Playfulness is often associated with childhood, but the personality trait also has some benefits for adults. Along with turning otherwise dull situations into stimulating events, playful people tend to have greater overall well-being compared to less playful people, new research says. So does this mean more serious individuals are bound to boredom? Not so fast. 

According to the study, published in the journal Applied Psychology: Health and Well-Being, these playful personality traits can be learned with a few simple exercises. 

Psychologists from Martin Luther University Halle-Wittenberg (MLU) randomly divided 533 adult participants into three experimental groups and one placebo group. The experimental groups were given one of these exercises to do each night before bed: 

“All of these methods are based on established interventions of positive psychology,” researcher Kay Brauer explains in a news release. Whereas, the placebo group’s activity has no proven influence on playfulness. 

To study the impacts of these three exercises, the participants were asked to fill out questionnaires about their personalities before the study, then again following weeks one, two, four, and twelve. “Our assumption was that the exercises would lead people to consciously focus their attention on playfulness and use it more often,” Brauer says. “This could result in positive emotions, which in turn would affect the person’s well-being.”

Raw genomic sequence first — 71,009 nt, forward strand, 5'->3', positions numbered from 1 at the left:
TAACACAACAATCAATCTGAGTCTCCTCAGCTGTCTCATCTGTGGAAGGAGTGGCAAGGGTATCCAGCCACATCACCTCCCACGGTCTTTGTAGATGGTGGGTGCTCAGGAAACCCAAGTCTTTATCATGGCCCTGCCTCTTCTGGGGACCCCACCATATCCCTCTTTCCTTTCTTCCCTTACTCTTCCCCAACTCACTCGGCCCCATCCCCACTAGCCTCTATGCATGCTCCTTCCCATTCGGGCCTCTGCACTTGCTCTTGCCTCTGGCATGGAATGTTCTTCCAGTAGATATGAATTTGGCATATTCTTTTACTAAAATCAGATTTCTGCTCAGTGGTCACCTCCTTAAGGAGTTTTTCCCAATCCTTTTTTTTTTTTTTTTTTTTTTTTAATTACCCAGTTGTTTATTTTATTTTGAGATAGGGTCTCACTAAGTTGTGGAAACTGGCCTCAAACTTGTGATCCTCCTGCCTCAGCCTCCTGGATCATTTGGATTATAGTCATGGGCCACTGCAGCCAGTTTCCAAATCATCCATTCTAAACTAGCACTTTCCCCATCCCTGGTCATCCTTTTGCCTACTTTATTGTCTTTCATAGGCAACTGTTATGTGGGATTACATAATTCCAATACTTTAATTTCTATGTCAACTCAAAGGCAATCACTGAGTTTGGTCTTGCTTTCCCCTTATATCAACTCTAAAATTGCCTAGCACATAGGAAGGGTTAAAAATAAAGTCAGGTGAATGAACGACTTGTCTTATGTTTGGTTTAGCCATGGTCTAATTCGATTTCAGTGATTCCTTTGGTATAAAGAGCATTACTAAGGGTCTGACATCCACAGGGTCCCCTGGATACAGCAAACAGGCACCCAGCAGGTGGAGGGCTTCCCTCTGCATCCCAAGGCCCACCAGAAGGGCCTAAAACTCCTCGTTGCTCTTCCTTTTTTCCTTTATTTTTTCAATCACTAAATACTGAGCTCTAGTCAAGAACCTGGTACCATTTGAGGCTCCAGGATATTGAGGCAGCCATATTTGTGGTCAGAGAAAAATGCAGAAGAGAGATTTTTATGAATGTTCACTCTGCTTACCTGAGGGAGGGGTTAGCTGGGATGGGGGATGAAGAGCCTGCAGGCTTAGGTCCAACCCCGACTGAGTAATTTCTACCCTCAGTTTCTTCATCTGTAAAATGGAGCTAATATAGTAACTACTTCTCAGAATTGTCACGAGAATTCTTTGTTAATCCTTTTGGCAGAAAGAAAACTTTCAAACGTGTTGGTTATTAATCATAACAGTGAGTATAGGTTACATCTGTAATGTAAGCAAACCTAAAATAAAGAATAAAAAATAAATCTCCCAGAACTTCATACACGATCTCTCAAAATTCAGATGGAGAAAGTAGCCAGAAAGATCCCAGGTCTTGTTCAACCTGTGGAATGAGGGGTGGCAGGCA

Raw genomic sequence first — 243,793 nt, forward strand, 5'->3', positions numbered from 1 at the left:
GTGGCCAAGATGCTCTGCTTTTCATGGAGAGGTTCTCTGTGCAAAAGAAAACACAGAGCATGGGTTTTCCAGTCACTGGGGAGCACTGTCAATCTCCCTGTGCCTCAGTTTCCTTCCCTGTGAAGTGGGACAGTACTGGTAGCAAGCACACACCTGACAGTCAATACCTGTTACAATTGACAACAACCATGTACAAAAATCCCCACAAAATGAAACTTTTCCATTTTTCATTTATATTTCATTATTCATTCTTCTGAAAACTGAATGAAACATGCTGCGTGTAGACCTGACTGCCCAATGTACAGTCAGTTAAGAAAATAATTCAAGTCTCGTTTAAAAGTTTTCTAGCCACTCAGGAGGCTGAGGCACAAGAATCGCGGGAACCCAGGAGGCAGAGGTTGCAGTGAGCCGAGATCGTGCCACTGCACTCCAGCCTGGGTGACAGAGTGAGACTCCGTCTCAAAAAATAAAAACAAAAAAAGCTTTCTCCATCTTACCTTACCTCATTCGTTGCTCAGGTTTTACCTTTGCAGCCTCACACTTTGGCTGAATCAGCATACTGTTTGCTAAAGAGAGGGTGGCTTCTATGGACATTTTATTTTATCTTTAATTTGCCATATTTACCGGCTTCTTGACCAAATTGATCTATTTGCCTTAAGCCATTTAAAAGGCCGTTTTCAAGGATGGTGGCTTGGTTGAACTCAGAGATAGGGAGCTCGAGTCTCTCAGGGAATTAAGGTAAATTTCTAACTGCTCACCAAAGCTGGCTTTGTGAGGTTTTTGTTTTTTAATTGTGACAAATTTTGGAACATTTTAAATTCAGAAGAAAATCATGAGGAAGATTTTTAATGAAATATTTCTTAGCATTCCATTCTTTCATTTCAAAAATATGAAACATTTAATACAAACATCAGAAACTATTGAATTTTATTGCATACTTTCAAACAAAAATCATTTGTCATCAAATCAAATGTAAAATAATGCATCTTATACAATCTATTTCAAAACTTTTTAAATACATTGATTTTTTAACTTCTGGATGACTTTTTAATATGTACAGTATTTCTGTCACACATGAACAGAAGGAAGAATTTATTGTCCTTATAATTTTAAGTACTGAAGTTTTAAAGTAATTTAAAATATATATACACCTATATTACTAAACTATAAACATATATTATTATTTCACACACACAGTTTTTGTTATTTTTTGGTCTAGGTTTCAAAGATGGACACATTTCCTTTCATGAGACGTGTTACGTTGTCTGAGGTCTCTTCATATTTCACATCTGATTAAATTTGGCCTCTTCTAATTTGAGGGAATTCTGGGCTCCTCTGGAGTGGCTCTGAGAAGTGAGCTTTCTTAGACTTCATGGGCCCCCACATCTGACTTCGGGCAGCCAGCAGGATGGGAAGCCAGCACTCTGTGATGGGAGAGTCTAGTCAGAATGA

Their predictions were accurate—participants in the experimental groups participated in more playful activities throughout the weeks, and showed an improvement in overall well-being.

Implementing these three, or one of these three, journal prompts into a nightly routine may motivate people to become more playful. Plus, journaling has been shown to improve mental health by managing stress, so the practice may help in more ways than one. 

Along with improving overall well-being, the researchers say playfulness may increase satisfaction in romantic relationships and lead to greater innovation at work. “Particularly playful people have a hard time dealing with boredom,” psychologist René Proyer, Ph.D., says. “They manage to turn almost any everyday situation into an entertaining or personally engaging experience.”

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